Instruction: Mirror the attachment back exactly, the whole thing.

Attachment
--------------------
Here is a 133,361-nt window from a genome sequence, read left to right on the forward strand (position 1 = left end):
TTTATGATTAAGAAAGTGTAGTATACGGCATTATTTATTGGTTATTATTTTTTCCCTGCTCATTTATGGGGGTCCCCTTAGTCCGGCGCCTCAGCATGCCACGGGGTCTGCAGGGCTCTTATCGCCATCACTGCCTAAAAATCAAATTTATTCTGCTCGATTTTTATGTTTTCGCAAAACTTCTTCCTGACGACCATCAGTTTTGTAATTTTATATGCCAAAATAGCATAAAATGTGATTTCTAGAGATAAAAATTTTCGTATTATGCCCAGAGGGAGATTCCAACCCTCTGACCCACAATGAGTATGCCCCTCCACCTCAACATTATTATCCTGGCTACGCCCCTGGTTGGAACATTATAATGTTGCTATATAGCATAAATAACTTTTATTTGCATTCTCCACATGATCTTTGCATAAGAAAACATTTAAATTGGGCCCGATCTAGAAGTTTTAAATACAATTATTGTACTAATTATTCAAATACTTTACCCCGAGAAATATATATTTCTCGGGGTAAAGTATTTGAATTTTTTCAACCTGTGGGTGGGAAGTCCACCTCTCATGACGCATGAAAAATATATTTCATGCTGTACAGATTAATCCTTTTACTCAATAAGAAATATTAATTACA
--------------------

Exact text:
Here is a 133,361-nt window from a genome sequence, read left to right on the forward strand (position 1 = left end):
TTTATGATTAAGAAAGTGTAGTATACGGCATTATTTATTGGTTATTATTTTTTCCCTGCTCATTTATGGGGGTCCCCTTAGTCCGGCGCCTCAGCATGCCACGGGGTCTGCAGGGCTCTTATCGCCATCACTGCCTAAAAATCAAATTTATTCTGCTCGATTTTTATGTTTTCGCAAAACTTCTTCCTGACGACCATCAGTTTTGTAATTTTATATGCCAAAATAGCATAAAATGTGATTTCTAGAGATAAAAATTTTCGTATTATGCCCAGAGGGAGATTCCAACCCTCTGACCCACAATGAGTATGCCCCTCCACCTCAACATTATTATCCTGGCTACGCCCCTGGTTGGAACATTATAATGTTGCTATATAGCATAAATAACTTTTATTTGCATTCTCCACATGATCTTTGCATAAGAAAACATTTAAATTGGGCCCGATCTAGAAGTTTTAAATACAATTATTGTACTAATTATTCAAATACTTTACCCCGAGAAATATATATTTCTCGGGGTAAAGTATTTGAATTTTTTCAACCTGTGGGTGGGAAGTCCACCTCTCATGACGCATGAAAAATATATTTCATGCTGTACAGATTAATCCTTTTACTCAATAAGAAATATTAATTACA